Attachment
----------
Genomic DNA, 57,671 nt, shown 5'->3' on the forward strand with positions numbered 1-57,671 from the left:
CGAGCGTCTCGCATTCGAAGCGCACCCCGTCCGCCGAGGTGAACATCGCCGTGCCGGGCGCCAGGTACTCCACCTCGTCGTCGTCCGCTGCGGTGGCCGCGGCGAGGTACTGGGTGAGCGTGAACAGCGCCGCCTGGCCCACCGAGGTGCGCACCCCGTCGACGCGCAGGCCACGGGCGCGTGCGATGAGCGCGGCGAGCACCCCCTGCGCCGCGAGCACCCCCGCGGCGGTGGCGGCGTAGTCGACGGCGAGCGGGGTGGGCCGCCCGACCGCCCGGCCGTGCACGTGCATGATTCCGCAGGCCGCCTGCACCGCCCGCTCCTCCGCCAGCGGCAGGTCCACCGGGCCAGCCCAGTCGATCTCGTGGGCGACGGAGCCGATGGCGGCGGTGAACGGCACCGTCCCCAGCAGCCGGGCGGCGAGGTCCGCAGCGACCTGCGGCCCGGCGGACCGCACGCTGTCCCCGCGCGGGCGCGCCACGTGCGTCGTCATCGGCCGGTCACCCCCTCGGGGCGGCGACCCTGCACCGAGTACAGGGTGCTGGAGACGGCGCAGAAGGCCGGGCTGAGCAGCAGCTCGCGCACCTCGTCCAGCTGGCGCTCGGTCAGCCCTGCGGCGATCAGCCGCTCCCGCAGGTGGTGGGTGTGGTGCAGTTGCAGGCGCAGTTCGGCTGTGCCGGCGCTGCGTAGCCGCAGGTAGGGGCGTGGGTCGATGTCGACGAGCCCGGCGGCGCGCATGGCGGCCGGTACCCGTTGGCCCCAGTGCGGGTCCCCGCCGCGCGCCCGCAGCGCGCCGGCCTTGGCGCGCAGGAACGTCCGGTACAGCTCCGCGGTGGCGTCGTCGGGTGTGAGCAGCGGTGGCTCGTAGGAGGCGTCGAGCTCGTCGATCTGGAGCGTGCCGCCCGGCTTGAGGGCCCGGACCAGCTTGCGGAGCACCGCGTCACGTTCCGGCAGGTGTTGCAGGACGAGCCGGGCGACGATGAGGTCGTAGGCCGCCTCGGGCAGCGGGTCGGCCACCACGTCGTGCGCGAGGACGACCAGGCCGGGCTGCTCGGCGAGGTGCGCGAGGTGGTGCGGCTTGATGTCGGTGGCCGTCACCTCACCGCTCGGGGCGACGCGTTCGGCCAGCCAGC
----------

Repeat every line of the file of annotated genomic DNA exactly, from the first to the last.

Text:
Genomic DNA, 57,671 nt, shown 5'->3' on the forward strand with positions numbered 1-57,671 from the left:
CGAGCGTCTCGCATTCGAAGCGCACCCCGTCCGCCGAGGTGAACATCGCCGTGCCGGGCGCCAGGTACTCCACCTCGTCGTCGTCCGCTGCGGTGGCCGCGGCGAGGTACTGGGTGAGCGTGAACAGCGCCGCCTGGCCCACCGAGGTGCGCACCCCGTCGACGCGCAGGCCACGGGCGCGTGCGATGAGCGCGGCGAGCACCCCCTGCGCCGCGAGCACCCCCGCGGCGGTGGCGGCGTAGTCGACGGCGAGCGGGGTGGGCCGCCCGACCGCCCGGCCGTGCACGTGCATGATTCCGCAGGCCGCCTGCACCGCCCGCTCCTCCGCCAGCGGCAGGTCCACCGGGCCAGCCCAGTCGATCTCGTGGGCGACGGAGCCGATGGCGGCGGTGAACGGCACCGTCCCCAGCAGCCGGGCGGCGAGGTCCGCAGCGACCTGCGGCCCGGCGGACCGCACGCTGTCCCCGCGCGGGCGCGCCACGTGCGTCGTCATCGGCCGGTCACCCCCTCGGGGCGGCGACCCTGCACCGAGTACAGGGTGCTGGAGACGGCGCAGAAGGCCGGGCTGAGCAGCAGCTCGCGCACCTCGTCCAGCTGGCGCTCGGTCAGCCCTGCGGCGATCAGCCGCTCCCGCAGGTGGTGGGTGTGGTGCAGTTGCAGGCGCAGTTCGGCTGTGCCGGCGCTGCGTAGCCGCAGGTAGGGGCGTGGGTCGATGTCGACGAGCCCGGCGGCGCGCATGGCGGCCGGTACCCGTTGGCCCCAGTGCGGGTCCCCGCCGCGCGCCCGCAGCGCGCCGGCCTTGGCGCGCAGGAACGTCCGGTACAGCTCCGCGGTGGCGTCGTCGGGTGTGAGCAGCGGTGGCTCGTAGGAGGCGTCGAGCTCGTCGATCTGGAGCGTGCCGCCCGGCTTGAGGGCCCGGACCAGCTTGCGGAGCACCGCGTCACGTTCCGGCAGGTGTTGCAGGACGAGCCGGGCGACGATGAGGTCGTAGGCCGCCTCGGGCAGCGGGTCGGCCACCACGTCGTGCGCGAGGACGACCAGGCCGGGCTGCTCGGCGAGGTGCGCGAGGTGGTGCGGCTTGATGTCGGTGGCCGTCACCTCACCGCTCGGGGCGACGCGTTCGGCCAGCCAGC